Hot-shot Adam Barnes having major impact for Leeds Chiefs
IT may have taken a short while, but Adam Barnes is now having the desired impact at Leeds Chiefs.
Signed late in the summer on a two-way deal from Elite League outfit Manchester Storm, the 20-year-old forward took a short time to adjust to his new surroundings with the sports’ newest franchise.
BUY - Tickets on sale for Leeds Chiefs NIHL National games in Blackburn and WidnesIt has become the go-to line for the Chiefs during their first-ever season, so far contributing 24 of the team’s 32 goals this season, a campaign which got even better when the Chiefs lifted themselves off the bottom of the NIHL National standings for the first time since the second weekend with victory at Milton Keynes Lightning.
And while the secondary scoring Zajac was looking for in recent weeks has now started to come through, Barnes himself has played a major part in the turnaround in results.
His tally of nine goals plus three assists in the last six games is a return which has him out in front as the team’s top goalscorer, although he is quick to point out the contributions of those around him.
“In them first few games I was struggling to find my stride and now I’m starting to get comfortable and getting used to the flow of the games,” said the Burnley-born forward.
“I’m just trying to do my bit for the boys because it is not a singular effort. The other lines are all doing their bit too.
“Sammy found that chemistry when he decided to mix the lines up more after those first few games and it just sort of happened, we just felt comfortable together from the off in that first game together.”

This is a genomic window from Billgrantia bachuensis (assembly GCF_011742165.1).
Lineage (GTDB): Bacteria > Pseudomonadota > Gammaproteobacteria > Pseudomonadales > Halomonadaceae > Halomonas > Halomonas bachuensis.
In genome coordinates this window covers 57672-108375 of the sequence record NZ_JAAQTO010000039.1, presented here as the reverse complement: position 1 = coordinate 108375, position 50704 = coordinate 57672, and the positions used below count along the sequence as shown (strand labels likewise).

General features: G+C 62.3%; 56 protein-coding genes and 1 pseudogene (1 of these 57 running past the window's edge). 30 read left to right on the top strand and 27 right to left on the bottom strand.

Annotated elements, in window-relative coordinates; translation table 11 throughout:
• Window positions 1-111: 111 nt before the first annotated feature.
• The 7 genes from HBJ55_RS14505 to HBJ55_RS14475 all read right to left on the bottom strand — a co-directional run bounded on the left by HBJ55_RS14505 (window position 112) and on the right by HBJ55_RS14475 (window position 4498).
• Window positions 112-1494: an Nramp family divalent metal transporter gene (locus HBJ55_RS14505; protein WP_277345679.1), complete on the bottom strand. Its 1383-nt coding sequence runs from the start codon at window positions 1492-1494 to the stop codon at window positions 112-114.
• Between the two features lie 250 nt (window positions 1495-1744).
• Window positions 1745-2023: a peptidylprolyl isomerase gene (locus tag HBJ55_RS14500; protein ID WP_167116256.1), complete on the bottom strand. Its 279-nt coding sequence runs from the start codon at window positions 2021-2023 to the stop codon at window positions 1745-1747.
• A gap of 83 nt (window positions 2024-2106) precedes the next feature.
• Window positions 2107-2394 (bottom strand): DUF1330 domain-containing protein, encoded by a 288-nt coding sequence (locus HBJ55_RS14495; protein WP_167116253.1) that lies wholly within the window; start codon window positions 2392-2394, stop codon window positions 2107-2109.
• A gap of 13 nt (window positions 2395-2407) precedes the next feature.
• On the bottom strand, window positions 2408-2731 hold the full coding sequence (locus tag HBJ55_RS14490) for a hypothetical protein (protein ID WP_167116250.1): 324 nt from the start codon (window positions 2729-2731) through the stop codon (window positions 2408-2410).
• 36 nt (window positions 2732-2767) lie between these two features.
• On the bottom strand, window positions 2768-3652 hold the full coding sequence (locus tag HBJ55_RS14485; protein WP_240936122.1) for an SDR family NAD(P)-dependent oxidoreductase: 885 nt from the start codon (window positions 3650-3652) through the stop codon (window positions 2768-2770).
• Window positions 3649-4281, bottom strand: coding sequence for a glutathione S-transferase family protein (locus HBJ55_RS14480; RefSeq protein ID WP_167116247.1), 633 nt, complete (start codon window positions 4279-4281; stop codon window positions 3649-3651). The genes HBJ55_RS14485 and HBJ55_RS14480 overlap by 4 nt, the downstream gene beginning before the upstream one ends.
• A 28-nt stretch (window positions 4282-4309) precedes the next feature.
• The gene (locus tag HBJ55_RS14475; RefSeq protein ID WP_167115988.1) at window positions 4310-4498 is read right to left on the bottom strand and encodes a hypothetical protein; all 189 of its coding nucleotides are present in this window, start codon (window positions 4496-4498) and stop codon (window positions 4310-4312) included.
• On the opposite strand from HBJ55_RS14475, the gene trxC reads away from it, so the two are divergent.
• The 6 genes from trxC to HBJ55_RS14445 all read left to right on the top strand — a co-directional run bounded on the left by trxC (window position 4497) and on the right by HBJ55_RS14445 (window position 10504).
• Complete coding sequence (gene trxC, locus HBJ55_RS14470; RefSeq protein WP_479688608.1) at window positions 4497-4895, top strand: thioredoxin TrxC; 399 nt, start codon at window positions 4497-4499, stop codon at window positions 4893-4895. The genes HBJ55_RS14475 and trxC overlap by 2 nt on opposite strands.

Having spent a season finding his feet in the Elite League with Storm, Barnes stepped down to the newly-constructed second tier looking to gain more ice time and be regarded as an impact player.
Prior to his year at Altrincham under Storm head coach Ryan Finnerty, Barnes was another to come through the Bradford Bulldogs junior system under head coach Andy Brown. He then decided to try North America, spending two years in the college system before spending a year in the USA’s EHL, a tier-three junior league.
The return home brought more than 50 appearances for the Storm, with one goal and two assists to his name.
“I went over there to see what the whole Canadian hockey life was like and how their junior system worked compared to ours,” said Barnes.
“It was a bit of a shock at first, just with being on the ice every day and the games – it’s not what you can get over here at that age, but I got used to it in the end.
“I got my diploma and then went to the US in the EHL. It was a good league, I got on the ice every day – the access over there is just at another level. I did greatly benefit from my time over there.”
Barnes believes he is benefitting from the increased sense of responsibility he has been handed at Leeds.
“For me, it is just the ice time,” he added. “I wouldn’t get as much ice time at Storm and at Leeds I’d be more of an impact player which, at the end of the day, is what I want to be,”
The improvement seen in the Chiefs, who have won three of their last five games, has come despite not yet having a rink to play or train out of.
Their first scheduled ‘home’ game this Sunday against Sheffield Steeldogs has had to be moved to Blackburn, with two other games being played there in November, with another at Widnes.
At least the Chiefs will be familiar with the Blackburn ice having trained there in midweek for the past seven weeks. And while that may be ideal in terms of it being only a 10-minute journey for Barnes, he is as desperate as anybody to get into Elland Road as soon as possible.
“Once we’re in that new rink, I feel we will kick on even more,” added Barnes.
“As soon as we start having a few more training sessions each week, we’re going to find out how much better we can be and I genuinely believe we will become one of the teams to watch out for.
“We seriously believe we can make the playoffs – I don’t feel we’ve got anything to worry about in terms of reaching the playoffs.”